The title of this post is from John Keats’ “To Autumn”.
I grew up on a wholesome diet of romantic English poetry. While mostly forgotten, a line or two often float up unbidden, and so aptly describe my own thoughts, I can do no more than salute the poet.
For a gardener, Spring and Summer is when all the action is – hectic, lengthening days, a near over-abundance of color, and in California especially, brilliant blue skies and intense sun. I enjoy Spring and Summer, but lately I find myself savoring the “mellowness” of Fall more and more.
The air crisp, like a perfectly ripe apple, the sunshine softer, as if through a veil. I especially enjoy the feeling of finally being able to put down my tools – the shovel, the sprayer, the pruner (at least until rose pruning after Christmas) and sacks of fertilizer. This is partly an illusion of course: there are still bulbs to be planted which have been over-ordered, which is par for the course.
This year, I ordered three varieties of fragrant daffodils – Bridal Crown, Geranium and Golden Dawn, fragrant Pink Splendor lilies, indescribable-colored Eye of the Tiger Dutch Irises, and since I’m all about California natives this year, two Brodiaea varieties Queen Fabiola and Californica Babylon. All from John Scheepers. These are going to be my last but one plants to go into the ground this year. I have some seeds to sow as well, mostly California natives again – California poppies, Baby Blue Eyes, Clarkias, from Swallowtail Seeds.
This Fall our fruit trees outdid themselves: our Izu persimmon, now in its second year in our garden, our Garden Delicious (yes, you read that right) apple, Parfianka pomegranate and Black Knight passion fruit all produced generous crops of flavorful fruit.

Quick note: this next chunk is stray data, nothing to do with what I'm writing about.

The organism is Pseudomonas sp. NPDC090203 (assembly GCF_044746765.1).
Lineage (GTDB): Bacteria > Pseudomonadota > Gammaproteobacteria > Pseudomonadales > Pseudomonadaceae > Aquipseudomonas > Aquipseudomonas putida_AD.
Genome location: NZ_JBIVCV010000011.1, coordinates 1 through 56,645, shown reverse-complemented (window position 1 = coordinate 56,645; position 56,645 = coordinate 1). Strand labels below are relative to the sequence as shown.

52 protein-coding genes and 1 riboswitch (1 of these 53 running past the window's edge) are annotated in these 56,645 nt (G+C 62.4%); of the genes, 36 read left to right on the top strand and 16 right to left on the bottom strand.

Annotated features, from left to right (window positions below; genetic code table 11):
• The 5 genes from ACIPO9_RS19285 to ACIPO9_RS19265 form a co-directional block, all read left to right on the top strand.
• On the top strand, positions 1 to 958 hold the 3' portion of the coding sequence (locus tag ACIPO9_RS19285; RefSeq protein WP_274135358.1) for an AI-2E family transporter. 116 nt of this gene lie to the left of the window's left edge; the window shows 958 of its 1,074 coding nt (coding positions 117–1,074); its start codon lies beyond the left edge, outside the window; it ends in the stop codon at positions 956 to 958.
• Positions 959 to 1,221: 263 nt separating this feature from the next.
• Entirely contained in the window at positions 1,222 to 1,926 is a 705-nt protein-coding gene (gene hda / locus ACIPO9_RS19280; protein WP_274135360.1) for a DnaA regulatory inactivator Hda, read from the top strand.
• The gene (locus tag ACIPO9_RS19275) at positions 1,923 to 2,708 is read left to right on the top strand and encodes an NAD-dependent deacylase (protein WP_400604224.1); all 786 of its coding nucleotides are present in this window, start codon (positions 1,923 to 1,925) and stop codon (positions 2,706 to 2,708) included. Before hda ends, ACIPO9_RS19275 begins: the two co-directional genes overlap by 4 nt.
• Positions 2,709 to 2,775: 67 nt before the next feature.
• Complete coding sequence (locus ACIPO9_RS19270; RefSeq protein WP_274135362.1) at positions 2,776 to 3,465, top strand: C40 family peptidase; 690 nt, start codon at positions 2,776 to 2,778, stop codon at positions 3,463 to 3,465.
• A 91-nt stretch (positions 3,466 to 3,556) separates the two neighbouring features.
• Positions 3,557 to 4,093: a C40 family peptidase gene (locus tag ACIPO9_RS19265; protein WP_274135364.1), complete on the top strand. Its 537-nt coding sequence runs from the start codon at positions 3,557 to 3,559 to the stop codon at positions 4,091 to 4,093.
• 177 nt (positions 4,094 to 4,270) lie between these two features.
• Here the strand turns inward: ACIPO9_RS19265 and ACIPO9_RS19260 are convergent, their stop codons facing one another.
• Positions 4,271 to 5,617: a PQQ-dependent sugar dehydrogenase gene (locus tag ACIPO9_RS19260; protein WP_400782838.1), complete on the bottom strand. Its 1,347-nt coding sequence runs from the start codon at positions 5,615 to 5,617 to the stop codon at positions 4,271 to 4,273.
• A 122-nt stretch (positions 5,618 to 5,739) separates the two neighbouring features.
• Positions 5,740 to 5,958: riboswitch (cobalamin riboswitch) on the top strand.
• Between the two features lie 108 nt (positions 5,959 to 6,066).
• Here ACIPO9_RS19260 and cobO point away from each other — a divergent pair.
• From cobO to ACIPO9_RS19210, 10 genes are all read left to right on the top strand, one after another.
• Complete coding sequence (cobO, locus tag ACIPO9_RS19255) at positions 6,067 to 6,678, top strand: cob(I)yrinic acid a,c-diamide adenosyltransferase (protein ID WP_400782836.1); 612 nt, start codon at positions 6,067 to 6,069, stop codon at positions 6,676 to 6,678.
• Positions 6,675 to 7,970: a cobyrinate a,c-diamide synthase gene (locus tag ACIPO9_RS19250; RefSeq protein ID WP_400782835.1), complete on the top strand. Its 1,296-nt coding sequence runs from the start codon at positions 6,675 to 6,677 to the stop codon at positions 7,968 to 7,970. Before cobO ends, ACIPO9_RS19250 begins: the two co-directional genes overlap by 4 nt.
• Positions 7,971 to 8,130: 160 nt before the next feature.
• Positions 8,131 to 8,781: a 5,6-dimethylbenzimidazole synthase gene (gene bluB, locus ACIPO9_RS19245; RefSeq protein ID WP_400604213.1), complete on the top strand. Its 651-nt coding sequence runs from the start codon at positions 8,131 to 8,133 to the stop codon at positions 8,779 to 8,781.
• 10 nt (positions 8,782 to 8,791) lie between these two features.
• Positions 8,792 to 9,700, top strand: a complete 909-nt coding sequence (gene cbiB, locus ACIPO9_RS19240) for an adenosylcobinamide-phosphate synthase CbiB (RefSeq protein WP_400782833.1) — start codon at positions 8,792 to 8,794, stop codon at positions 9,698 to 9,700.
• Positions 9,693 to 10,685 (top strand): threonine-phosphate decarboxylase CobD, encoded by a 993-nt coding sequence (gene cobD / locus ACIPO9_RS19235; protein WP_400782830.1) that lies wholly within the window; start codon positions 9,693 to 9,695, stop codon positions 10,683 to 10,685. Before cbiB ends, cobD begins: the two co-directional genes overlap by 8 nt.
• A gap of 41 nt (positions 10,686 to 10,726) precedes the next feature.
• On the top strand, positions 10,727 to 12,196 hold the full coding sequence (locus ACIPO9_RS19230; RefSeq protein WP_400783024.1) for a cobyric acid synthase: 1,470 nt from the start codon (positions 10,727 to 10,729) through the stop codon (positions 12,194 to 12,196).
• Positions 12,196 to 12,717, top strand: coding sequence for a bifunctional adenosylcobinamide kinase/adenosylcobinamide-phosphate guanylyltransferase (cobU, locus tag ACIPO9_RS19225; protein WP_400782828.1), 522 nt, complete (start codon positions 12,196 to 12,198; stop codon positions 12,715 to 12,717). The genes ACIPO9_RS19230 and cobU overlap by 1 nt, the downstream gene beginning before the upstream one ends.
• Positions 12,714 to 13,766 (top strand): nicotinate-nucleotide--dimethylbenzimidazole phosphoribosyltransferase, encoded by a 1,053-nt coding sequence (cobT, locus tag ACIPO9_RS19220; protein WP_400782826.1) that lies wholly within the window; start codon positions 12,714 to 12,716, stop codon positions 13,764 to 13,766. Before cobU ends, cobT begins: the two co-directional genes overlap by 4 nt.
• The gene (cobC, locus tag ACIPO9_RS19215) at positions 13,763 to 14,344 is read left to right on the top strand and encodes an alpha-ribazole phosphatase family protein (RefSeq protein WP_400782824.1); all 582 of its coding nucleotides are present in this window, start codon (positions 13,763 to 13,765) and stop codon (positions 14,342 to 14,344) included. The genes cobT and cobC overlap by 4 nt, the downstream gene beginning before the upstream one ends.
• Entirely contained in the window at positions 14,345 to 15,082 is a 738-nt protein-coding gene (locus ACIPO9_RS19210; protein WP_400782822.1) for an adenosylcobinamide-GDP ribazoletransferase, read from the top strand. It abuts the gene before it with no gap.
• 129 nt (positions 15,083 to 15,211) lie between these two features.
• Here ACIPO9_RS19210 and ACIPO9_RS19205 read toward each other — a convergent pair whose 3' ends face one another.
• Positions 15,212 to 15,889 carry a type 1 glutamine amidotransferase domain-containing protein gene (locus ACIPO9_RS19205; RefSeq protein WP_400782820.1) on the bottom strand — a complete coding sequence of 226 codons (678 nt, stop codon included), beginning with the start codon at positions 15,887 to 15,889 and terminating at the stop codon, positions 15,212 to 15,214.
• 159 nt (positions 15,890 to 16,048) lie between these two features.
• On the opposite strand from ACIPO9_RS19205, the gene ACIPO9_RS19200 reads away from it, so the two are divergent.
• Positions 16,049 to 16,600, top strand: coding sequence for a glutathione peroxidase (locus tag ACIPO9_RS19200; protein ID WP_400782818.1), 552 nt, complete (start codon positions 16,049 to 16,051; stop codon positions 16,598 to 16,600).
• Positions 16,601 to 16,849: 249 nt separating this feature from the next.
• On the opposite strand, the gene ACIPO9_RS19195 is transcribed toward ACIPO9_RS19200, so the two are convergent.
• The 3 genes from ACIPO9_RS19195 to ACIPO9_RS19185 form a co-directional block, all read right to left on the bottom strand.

The Izu persimmon suffered last year from being underwatered and dropped all of its young fruit. This year, I carefully watered the still relatively small tree adequately resulting in perfect, large persimmons. We had to share part of the crop with squirrels/birds/fruit bats/some other nocturnal animal which took bites out of some of the especially delectable looking fruit before I draped the tree with bird netting.
The Black Knight passion fruit was a new addition this year from Raintree Nursery. It’s a Passiflora edulis cultivar with large, egg-shaped, smoky purple-colored fruit. It grew strongly in a 14 inch. pot and produced a lot of flowers, nearly all of which have grown into fruit. The fruit has the most enticing perfume, a mix of guava and mango, with a sweet-tart taste of mango and mandarin.
The Garden Delicious apple, which is a genetically dwarf apple, as opposed to grafted on dwarfing rootstock, is perfect for small home orchards. The fruit is quite small, not the most visually appealing, but quite perfect tasting – a satisfying crunch, a good blend of sweetness and tartness and excellent flavor.
And finally the pomegranate with the exotic moniker of Parfianka. She (well, it has to be a she) was planted from a pot to the ground and rewarded us with about 10 pomegranates. Deciding on the right time to harvest was a challenge; we finally plucked the fruit when we started seeing pomegranates in the farmers market. The fruit is good, and as with any pomegranate, the aftermath of getting the seeds out is rather bloody – we still need to learn how to elegantly manage that.
And so that’s the story of our “mellow fruitfulness”. I’m looking forward to more chilly evenings with mugs of steaming hot chocolate, day dreaming about how next year’s garden is going to be, while enjoying the respite from the work it all entails.
How about you?